Back in March, we warned you that the proprietary NVMe storage expansions used in the Xbox Series X (and now the Xbox Series S) might be a little more expensive than traditional storage options. Today we received obvious confirmation of that fact as Microsoft and Best Buy Seagates listed “Game Drive for Xbox Series X and Series S” as a pre-order worth $ 220 prior to launch on Nov. 10.
For comparison: Seagate’s own 1 TB external USB 3.0 hard drives are listed at Best Buy for only $ 57.49. A Seagate 1
The Seagate Game Drive is cheaper than a comparable microSD card, however. Best Buy is charging $ 299 for a 1TB SanDisk card that is compatible with Nintendo Switch.
A standard external hard drive or SSD will work with the Xbox Series S / X, but only backward-compatible games from previous Xbox systems can run directly from that hard drive. Games for the S / X series can be stored on external hard drives as a backup, but these games must be transferred to NVMe storage (e.g. Seagate Game Drive or the system’s internal storage) to run. This is to enable the fast-loading and efficient texture streaming technology that Microsoft calls the Xbox Velocity architecture.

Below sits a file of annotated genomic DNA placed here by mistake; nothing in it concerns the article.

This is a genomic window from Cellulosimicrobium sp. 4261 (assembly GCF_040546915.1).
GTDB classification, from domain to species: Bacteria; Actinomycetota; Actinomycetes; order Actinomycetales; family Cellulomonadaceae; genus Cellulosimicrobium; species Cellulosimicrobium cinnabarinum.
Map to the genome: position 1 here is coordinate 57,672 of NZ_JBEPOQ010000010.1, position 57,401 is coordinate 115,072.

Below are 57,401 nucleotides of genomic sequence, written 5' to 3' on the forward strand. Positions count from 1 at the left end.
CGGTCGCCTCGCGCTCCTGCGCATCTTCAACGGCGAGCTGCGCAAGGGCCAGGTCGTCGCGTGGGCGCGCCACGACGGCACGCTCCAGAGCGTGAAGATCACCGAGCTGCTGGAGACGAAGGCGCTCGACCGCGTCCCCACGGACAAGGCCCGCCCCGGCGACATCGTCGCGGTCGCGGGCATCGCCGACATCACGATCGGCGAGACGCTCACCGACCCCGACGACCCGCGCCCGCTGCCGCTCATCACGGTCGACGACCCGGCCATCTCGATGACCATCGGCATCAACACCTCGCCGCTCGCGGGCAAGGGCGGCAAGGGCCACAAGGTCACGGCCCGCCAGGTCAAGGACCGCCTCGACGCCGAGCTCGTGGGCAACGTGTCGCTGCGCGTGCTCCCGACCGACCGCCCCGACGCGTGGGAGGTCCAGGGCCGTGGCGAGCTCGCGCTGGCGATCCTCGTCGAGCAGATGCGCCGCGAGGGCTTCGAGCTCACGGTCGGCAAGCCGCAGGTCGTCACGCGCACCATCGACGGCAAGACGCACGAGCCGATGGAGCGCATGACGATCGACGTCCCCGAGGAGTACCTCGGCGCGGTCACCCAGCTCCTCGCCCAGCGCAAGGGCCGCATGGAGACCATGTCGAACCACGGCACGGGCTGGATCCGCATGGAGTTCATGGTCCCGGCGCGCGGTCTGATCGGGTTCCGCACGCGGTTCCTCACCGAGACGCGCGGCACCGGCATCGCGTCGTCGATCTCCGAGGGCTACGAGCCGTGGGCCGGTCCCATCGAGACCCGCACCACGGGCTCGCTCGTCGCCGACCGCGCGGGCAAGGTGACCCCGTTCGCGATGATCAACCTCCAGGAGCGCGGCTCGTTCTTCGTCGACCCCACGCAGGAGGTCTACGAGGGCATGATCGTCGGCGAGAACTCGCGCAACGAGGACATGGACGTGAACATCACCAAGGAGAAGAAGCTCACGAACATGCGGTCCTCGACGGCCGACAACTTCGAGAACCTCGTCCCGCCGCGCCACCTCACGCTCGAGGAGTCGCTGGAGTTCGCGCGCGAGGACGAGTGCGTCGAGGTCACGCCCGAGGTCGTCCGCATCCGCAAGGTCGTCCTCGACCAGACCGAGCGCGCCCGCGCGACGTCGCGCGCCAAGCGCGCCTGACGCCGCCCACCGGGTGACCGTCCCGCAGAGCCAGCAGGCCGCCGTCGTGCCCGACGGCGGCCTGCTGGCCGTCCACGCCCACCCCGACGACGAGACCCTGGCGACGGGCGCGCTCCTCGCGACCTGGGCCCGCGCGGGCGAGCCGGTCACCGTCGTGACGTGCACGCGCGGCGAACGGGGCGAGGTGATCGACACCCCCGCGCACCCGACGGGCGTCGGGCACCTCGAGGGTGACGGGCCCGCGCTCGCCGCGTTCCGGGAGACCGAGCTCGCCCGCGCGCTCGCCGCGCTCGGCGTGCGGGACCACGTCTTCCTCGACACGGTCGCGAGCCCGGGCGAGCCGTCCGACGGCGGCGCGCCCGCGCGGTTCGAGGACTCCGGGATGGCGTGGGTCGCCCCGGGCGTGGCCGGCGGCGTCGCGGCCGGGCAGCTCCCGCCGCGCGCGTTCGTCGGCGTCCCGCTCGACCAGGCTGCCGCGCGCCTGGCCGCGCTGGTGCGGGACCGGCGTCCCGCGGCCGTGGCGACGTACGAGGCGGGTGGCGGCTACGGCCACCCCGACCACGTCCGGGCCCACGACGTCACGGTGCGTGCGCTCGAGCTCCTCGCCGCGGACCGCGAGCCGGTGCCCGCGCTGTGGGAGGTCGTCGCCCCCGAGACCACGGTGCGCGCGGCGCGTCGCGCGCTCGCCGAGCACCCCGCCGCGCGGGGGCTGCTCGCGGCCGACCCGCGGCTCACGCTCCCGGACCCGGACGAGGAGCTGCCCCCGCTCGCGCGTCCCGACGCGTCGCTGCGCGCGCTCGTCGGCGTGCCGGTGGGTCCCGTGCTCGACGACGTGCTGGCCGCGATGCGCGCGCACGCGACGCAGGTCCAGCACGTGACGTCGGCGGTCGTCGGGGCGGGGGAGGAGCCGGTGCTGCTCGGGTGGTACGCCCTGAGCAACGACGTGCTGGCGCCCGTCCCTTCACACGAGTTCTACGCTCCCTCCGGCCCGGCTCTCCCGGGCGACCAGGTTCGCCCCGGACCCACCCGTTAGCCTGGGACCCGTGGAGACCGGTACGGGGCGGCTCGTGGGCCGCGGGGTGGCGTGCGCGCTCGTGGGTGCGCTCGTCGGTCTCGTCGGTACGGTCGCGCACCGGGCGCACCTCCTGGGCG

The cost of the NVMe expansion could be especially important for gamers considering the Xbox Series S, which only has 512GB of internal storage (compared to 1TB for the Series X). Thanks to the first day of downloadable updates and patches, many major Xbox One games are already exceeding the 50GB functional limit of a single Blu-Ray disc. Games “optimized” for the S / X series could get even bigger thanks to the level of detail required for detailed 1440p or 4K images.
The memory expansion situation may not be much better on the PS5. Sony said in March that the upcoming system would support “certain M2 SSDs” that support the system’s internal specifications of 5.5 GB / s. This would likely require drives that conform to the new PCIe 4.0 standard, which currently costs around $ 200 for 1TB of storage.
According to Sony, benchmarking and PS5 compatibility tests were carried out on multiple drives. Public endorsement of the first such drives officially certified as PS5 compatible “will likely go a little further [launch]”Sony said in March.
Listing image from Microsoft / Eurogamer